Canada will now have a Centre of Excellence for Peace and Security. In the same week General Romeo Dallaire received a standing ovation for his compelling speech on leadership to the Canada Future Forward Summit designed by the Globe & Mail, the Canadian Defence Academy announced the establishment of the Centre named for him.
Canadians pride themselves in being part of a nation that prioritizes Human Rights. The country has been a steady presence on the United Nation’s Security Council and been one of the largest contributors to peacekeeping operations around the world since the formation of the UN. But times have changed. The nature of conflict has drastically altered and since the late 1990s, Canada’s focus has shifted away from peacekeeping missions towards peacemaking missions. This resulted in drastic drops in Canada’s UN contributions both in terms of personnel & financing. It has left many Canadians wondering how – in the modern geopolitical climate – we can take on more of a leadership role in the pursuit of peace.
The recent announcement by Minister of National Defence, The Honourable Harjit S. Sajjan, looks to bring back that sense of Canadian leadership on the international stage.
A New Approach to Human Rights
Sajjan unveiled the establishment of the Dallaire Centre of Excellence for Peace and Security, within the Canadian Defence Academy. Named after speaker Lieutenant-General (Retired) Roméo Dallaire, the focus of the initiative is on peacekeeping and the prevention of the recruitment and use of child soldiers.
Dallaire is all too familiar with the evolving realities of war and how Canada can lead in the building of peace. As the commander of a key UN peacekeeping force in Rwanda, his warnings about the impending conflict & pleas for more troops weren’t acted on by the United Nations leadership.
During this UN mission, he encountered the use of child soldiers as a weapon of war. His 2011 bestselling book They Fight Like Soldiers, They Die Like Children exposes the child soldier phenomenon and provides concrete solutions to eradicate it. Since the book’s release, Dallaire has been a leading voice in drawing attention to – and calling for action on – this issue. His new mission is to end the use of child soldiers. This is in large part why the government of Canada looked to Dallaire to help lead the new initiative.
Key to this new Canadian Defense effort is resources. The government of Canada has announced an investment into The Roméo Dallaire Child Soldiers Initiative. $1.175 million over five years will be allocated to Dallaire’s team to conduct research and identify lessons learned and best practices regarding the prevention of the recruitment and use of child soldiers. They will also conduct annual workshops with the Canadian Forces to communicate the results of its research.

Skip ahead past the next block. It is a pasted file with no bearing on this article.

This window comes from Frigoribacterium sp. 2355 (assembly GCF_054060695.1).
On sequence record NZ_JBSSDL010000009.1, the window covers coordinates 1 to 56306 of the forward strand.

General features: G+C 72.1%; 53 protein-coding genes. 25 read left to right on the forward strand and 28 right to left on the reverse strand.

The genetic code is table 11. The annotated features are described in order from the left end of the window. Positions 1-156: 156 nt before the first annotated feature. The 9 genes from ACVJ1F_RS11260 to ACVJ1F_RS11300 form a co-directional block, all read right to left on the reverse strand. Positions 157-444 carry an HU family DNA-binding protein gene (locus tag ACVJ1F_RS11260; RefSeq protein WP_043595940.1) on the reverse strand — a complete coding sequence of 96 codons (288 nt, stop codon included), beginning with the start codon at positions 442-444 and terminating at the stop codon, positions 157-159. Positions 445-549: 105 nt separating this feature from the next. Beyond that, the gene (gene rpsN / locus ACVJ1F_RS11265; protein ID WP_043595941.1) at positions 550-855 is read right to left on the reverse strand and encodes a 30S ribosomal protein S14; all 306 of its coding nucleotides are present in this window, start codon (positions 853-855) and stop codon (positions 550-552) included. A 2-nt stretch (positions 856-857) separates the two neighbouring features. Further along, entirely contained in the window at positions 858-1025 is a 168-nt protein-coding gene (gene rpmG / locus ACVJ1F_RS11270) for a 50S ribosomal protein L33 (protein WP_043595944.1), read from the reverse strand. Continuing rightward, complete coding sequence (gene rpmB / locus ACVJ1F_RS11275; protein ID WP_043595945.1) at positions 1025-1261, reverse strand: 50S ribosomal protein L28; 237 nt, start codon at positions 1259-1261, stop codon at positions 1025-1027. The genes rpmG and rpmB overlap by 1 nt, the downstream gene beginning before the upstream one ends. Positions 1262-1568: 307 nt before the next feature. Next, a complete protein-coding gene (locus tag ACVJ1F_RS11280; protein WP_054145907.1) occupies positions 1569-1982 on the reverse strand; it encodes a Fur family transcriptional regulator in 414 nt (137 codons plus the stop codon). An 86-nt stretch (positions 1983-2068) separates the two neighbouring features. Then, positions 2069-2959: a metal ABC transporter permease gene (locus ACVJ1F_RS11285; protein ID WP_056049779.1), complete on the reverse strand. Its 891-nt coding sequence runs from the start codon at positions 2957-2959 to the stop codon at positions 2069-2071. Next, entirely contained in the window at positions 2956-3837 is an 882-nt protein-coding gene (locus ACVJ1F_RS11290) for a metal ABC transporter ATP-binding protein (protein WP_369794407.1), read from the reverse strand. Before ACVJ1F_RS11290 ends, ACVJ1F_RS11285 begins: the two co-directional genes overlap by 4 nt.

Delighted to announce that today, the Government of Canada (through @NationalDefence) announced the establishment of the Dallaire Centre of Excellence for Peace and Security. @ChildSoldiers received significant funding, and will administer the centre. pic.twitter.com/2iBbfgrc7u— General Roméo Dallaire (@romeodallaire) 25 June 2019
Leadership Speaker: The Humanistic Approach
As a speaker, Dallaire brings these lessons to life for audiences seeking inspirational insights on leadership. His keynote The New Leadership: A Humanistic Approach shows audiences:
• Tangible ways to regain the initiative in the present while simultaneously anticipating the needs of the future; leading rather than reacting.
• How to use new forms of communication with their team, to inspire confidence & take actions beyond the perception of their own abilities.
“The future belongs to those who dare to imagine and create, and to those who have the courage to bring these processes into practical being.”
Dallaire is also a military leader who expresses the pride & virtues of Canadian values: he’s a go-to media commentator on topics related to Canadian peacekeeping policies, and earlier this year he joined CTV News in the coverage of the 75th Anniversary of D-Day and the Battle of Normandy. This Canada Day, we recognize the achievements of this national hero.